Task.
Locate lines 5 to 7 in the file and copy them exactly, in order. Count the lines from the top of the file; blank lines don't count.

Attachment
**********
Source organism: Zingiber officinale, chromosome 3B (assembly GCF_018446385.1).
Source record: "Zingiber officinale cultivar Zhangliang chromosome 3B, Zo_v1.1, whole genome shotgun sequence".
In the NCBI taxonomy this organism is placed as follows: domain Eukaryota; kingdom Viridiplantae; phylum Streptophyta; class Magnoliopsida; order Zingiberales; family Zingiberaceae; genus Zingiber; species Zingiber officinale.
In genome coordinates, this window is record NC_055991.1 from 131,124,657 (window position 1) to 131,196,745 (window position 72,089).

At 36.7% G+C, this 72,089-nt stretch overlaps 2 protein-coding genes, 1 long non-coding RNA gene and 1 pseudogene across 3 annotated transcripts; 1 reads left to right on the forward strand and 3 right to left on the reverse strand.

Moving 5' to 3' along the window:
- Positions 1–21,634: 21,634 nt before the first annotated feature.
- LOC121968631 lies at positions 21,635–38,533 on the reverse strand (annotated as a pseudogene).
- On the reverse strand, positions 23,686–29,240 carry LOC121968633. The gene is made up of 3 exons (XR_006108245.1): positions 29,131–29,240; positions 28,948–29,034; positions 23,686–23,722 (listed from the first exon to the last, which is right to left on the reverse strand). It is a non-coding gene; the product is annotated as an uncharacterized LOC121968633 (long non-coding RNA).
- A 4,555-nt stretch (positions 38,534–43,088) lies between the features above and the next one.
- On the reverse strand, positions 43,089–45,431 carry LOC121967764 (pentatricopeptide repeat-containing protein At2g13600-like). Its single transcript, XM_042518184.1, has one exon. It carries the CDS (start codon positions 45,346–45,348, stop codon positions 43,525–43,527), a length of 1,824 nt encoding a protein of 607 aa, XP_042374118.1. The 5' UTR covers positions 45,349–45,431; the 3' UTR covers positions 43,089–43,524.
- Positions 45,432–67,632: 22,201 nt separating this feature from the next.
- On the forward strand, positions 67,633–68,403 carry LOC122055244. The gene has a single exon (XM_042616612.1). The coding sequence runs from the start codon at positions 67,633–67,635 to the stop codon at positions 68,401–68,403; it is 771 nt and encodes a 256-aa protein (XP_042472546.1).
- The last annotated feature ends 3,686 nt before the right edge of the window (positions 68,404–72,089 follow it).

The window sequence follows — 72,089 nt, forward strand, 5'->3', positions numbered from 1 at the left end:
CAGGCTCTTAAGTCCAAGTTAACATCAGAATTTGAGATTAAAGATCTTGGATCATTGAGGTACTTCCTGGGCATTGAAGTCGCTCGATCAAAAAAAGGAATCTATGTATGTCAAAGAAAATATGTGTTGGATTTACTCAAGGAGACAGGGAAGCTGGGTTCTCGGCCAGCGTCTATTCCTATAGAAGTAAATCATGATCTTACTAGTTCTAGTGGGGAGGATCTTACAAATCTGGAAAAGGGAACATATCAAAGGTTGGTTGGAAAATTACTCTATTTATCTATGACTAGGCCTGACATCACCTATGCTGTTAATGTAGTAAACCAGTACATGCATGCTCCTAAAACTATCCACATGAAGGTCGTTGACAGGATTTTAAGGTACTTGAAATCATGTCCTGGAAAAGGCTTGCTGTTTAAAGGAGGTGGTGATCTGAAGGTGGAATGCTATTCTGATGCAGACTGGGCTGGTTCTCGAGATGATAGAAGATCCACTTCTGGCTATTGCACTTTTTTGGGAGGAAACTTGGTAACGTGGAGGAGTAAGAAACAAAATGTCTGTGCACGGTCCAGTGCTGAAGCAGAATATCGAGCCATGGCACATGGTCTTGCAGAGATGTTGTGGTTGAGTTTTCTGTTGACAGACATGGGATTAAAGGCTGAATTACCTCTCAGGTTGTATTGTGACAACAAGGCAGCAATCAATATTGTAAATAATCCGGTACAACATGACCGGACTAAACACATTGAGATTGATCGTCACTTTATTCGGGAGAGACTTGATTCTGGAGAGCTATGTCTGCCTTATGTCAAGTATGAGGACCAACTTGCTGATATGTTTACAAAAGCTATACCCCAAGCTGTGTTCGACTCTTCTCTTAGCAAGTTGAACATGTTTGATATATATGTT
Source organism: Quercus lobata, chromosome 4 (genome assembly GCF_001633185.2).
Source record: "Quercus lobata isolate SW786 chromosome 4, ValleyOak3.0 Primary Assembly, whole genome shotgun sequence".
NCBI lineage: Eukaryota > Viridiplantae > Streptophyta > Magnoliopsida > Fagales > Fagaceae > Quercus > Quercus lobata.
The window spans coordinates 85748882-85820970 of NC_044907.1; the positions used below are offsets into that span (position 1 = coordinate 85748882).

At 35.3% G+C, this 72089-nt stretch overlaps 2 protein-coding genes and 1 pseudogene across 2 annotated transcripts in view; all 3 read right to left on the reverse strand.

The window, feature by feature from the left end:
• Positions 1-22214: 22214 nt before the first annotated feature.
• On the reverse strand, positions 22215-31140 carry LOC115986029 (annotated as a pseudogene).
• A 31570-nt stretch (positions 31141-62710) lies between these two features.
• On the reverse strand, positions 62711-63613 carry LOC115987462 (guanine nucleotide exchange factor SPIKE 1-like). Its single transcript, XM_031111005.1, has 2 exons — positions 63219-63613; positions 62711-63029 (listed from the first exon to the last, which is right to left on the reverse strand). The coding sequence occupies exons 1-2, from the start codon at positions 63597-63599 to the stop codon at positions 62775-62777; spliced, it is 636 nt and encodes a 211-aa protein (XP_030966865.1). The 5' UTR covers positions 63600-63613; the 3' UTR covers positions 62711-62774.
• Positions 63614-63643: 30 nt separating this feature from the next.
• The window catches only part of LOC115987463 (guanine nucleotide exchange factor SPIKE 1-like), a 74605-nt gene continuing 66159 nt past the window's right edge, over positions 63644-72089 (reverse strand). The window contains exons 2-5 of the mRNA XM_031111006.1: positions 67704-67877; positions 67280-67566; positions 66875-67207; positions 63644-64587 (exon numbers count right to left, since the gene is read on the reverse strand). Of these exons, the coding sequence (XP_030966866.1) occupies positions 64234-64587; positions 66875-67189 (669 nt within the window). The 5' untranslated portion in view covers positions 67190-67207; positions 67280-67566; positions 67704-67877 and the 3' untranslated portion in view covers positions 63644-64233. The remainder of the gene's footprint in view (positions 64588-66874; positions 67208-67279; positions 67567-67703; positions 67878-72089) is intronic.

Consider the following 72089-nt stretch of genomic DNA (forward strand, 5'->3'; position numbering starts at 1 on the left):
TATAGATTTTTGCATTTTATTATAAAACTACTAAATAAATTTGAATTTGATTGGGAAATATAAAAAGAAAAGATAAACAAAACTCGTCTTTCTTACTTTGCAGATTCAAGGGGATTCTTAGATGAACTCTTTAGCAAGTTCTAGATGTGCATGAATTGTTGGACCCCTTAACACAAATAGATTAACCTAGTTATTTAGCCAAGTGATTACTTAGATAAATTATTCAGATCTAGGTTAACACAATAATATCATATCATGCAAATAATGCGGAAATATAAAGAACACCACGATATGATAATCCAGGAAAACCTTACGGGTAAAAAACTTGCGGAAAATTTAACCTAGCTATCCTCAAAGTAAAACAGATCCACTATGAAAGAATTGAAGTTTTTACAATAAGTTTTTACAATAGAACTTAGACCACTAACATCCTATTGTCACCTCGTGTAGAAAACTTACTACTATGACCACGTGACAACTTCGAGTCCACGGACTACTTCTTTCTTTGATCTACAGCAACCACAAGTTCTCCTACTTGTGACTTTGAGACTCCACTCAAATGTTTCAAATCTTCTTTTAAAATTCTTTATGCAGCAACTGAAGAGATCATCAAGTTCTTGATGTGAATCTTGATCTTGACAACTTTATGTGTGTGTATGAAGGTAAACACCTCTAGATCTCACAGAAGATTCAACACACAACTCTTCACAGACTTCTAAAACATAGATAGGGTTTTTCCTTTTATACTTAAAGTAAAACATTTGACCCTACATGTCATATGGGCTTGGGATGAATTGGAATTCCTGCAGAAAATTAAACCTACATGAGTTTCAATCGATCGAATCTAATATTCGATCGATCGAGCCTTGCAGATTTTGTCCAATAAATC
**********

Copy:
At 36.7% G+C, this 72,089-nt stretch overlaps 2 protein-coding genes, 1 long non-coding RNA gene and 1 pseudogene across 3 annotated transcripts; 1 reads left to right on the forward strand and 3 right to left on the reverse strand.

Moving 5' to 3' along the window:
- Positions 1–21,634: 21,634 nt before the first annotated feature.